11. It is our vision that Afghanistan regains its place and we remain committed to work closely with our regional and international partners to bring peace, security, stability and prosperity in Afghanistan. It is with this in mind that our Prime Minister, during his visit to Afghanistan on 24 December 2015 to inaugurate the Parliament building, stopped over in Lahore, Pakistan. Unfortunately, these visits were followed by a heinous and barbaric terrorist attack on the Pathankot airbase on 1 January 2016, perpetrated and planned by the very same mindsets which attack the spirit of Afghanistan every day. These mind sets differentiate between good and bad terrorists. These mindsets refuse to see reason in peace. They are mindsets that are reluctant to join hands in moving the region forward to build a shared future for our people and our youth. These mindsets, Mr. President, need to change. 

12. We honour the supreme sacrifices made by the Afghan Defence and Security Forces for the cause of humanity and in their efforts at fighting terrorism emanating from beyond Afghanistan’s borders. Terrorism and externally induced instability pose the gravest threat to Afghanistan’s peace, stability and prosperity. And the growing arc of terrorist violence endangers our entire region.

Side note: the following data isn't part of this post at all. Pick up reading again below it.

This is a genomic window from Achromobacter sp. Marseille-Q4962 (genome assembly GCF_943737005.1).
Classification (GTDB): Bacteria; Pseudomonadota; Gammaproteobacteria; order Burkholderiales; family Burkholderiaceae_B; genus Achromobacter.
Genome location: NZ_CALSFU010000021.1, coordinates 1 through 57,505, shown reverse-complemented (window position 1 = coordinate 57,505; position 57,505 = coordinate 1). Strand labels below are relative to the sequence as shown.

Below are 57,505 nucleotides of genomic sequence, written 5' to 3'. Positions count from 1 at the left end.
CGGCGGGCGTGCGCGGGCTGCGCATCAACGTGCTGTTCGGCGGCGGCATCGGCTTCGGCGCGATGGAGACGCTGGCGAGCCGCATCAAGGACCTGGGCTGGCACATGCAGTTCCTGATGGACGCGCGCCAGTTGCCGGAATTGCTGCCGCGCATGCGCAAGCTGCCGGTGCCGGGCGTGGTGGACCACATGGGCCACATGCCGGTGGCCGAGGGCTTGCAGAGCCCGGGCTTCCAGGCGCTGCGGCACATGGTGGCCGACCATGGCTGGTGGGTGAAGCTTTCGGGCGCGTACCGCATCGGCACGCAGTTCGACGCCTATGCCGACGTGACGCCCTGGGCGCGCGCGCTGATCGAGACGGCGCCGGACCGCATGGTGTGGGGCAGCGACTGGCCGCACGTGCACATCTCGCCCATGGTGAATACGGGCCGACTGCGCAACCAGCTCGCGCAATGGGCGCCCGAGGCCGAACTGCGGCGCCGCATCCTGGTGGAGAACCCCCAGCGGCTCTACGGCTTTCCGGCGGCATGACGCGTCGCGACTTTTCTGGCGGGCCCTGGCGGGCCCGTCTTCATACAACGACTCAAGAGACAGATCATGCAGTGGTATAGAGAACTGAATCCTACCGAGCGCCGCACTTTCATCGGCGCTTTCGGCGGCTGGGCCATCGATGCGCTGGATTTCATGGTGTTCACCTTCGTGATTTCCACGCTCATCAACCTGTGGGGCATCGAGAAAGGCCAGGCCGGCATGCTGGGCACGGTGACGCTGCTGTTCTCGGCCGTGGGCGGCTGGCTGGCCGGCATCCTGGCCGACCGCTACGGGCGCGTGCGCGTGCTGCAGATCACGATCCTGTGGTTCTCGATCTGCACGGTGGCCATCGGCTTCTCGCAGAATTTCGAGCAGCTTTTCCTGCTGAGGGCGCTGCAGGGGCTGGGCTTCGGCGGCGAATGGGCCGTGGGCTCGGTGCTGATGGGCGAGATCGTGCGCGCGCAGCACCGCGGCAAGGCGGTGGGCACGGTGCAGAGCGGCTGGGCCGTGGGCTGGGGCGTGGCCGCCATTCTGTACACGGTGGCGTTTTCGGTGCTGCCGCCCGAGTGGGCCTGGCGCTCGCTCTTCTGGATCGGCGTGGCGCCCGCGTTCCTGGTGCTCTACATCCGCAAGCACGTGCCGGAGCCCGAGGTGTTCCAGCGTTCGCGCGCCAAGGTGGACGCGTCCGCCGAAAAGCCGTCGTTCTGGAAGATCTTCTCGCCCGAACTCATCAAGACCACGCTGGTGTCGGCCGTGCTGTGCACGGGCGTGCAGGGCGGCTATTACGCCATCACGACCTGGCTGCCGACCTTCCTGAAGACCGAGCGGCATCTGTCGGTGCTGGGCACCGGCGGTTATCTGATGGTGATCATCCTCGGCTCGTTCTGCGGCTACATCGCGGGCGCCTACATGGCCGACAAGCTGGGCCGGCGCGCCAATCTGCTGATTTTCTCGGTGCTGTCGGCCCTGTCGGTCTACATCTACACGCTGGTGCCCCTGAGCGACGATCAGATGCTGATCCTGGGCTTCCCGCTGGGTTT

Mr. President,

13. There is a common Afghan saying that roughly translates as “If water is muddied downstream, don’t waste your time filtering it; better to go upstream and clean it”.

14. As such, support for voices of peace in Afghanistan alone is not enough. We must focus on addressing the challenges posed by cross border terrorism emanating from safe havens and sanctuaries to our region and especially to Afghanistan. If we do so, the decay, which has been inflicted on Afghanistan, can be made reversible. 

Mr. President,

15. This Council has returned after a successful visit to Afghanistan. It was a visit during which, in the many interactions you have had with a cross-section of Afghan interlocutors, Council members must certainly have come across the common Afghan saying: 

Aqelmand ra eshara kafee ast

A sign is enough for the wise to understand.

16. We hope that this Council will act with wisdom to promote the vision of a shared and connected future for the people of the region by addressing the security conundrum that Afghanistan faces.

I thank you Mr. President.